Bully boss? At least make sure he’s equally disagreeable to all kinds of subordinates
Supervisors are supposed to motivate subordinates. Some bosses take that too far with biting comments, perhaps believing that pointing out flaws spurs employees to work harder.
Leaving aside the dubious effectiveness of that strategy, consider what might happen if a supervisor consistently singles out members of a protected class for tongue-lashings. It could be grounds for a discrimination lawsuit.
Monitor subordinate complaints, looking for unusual patterns. Hidden bias might be a problem if all the complaints come from women, black employees or members of some other distinct protected class.
On the other hand, if the complaints come from a broad cross-section of employees, you may have a bullying problem, but not a legal one.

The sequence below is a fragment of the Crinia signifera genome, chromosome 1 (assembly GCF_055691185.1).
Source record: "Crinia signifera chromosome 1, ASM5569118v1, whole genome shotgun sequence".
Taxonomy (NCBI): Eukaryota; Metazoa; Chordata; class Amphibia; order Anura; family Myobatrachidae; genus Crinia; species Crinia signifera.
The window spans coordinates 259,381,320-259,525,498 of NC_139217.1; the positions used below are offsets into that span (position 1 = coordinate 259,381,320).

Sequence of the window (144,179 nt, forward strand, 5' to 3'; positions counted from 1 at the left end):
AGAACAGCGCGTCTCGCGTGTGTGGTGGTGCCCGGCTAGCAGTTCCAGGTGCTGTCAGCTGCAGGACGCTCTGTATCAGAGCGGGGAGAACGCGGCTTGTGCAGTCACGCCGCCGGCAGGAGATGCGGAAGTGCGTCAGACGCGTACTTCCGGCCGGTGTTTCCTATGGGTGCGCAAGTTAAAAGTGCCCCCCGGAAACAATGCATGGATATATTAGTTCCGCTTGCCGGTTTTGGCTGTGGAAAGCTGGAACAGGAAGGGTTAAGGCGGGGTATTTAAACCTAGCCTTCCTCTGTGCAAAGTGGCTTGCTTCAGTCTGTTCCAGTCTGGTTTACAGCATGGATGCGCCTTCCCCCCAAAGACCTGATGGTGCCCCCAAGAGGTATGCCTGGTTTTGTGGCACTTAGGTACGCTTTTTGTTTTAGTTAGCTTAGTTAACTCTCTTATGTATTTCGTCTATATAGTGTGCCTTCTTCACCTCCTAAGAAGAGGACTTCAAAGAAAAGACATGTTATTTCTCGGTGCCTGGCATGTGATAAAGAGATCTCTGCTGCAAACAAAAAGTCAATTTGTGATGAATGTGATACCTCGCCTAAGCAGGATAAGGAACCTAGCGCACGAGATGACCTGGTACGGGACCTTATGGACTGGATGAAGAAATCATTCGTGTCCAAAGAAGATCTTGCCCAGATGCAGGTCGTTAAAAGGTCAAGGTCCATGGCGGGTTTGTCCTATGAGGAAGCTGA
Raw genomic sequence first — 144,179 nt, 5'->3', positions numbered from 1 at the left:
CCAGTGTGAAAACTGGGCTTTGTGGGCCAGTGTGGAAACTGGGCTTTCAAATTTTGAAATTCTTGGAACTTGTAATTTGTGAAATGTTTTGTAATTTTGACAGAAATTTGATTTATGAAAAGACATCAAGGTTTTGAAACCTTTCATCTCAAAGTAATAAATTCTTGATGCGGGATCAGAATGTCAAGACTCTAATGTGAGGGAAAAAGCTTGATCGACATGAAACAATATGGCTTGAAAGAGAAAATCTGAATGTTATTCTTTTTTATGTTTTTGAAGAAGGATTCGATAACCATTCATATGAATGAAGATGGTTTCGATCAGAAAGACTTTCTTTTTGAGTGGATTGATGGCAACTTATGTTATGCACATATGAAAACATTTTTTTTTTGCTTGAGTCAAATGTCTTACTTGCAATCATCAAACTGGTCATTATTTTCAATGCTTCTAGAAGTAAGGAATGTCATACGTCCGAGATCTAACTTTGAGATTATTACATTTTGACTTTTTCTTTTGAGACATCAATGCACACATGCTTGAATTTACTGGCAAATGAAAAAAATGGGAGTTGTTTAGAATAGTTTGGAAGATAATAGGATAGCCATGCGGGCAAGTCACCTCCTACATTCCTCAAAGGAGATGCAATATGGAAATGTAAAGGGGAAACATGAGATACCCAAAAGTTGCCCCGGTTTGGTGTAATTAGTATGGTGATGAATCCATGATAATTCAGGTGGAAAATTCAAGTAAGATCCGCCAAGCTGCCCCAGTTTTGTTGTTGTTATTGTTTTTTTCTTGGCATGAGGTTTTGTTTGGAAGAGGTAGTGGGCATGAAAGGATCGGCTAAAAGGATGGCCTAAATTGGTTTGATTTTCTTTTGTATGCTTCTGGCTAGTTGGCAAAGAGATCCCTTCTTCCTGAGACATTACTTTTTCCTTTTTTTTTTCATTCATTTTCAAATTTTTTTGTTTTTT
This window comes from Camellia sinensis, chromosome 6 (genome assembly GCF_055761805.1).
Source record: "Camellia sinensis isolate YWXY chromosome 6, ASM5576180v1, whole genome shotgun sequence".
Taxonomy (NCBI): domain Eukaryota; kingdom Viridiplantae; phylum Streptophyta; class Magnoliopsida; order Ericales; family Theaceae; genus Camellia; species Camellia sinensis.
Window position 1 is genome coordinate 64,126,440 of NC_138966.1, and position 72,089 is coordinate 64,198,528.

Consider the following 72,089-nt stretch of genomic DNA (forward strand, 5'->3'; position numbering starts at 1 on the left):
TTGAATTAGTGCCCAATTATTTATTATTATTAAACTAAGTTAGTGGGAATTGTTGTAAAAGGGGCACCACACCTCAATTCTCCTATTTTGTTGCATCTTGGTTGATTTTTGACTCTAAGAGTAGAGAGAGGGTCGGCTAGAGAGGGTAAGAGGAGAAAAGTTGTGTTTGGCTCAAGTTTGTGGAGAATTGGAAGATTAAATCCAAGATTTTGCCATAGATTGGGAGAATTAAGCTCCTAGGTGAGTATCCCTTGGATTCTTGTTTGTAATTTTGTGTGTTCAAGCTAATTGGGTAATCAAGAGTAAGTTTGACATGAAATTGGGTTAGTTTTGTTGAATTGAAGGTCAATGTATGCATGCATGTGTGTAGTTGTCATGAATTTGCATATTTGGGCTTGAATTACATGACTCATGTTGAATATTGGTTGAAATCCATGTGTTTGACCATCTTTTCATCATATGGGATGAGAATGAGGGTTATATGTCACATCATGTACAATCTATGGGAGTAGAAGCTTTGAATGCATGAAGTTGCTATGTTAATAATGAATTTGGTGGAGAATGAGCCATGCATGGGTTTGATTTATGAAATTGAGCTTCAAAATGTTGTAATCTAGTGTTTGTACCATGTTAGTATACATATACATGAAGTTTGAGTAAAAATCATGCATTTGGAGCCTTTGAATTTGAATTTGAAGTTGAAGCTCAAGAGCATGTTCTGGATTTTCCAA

And as this case shows, having an equal opportunity bully boss can sometimes be a plus.
Recent case: Connie was fired from her job as a janitor for excessive absences.
She sued, alleging she was the victim of sex discrimination. She explained that her supervisor had berated her by constantly telling her she was “a disappointment.”
The court said that because Connie couldn’t show that the supervisor singled out women for his sharp comments, she had no case. She offered no evidence that men, for example, weren’t berated by or “disappointing” to the supervisor. (Drumm v. SUNY Geneseo College, No. 11-2463, 2nd Cir., 2012)
Final note: Never mind the legal considerations. A boss who bullies employees probably isn’t a very good supervisor.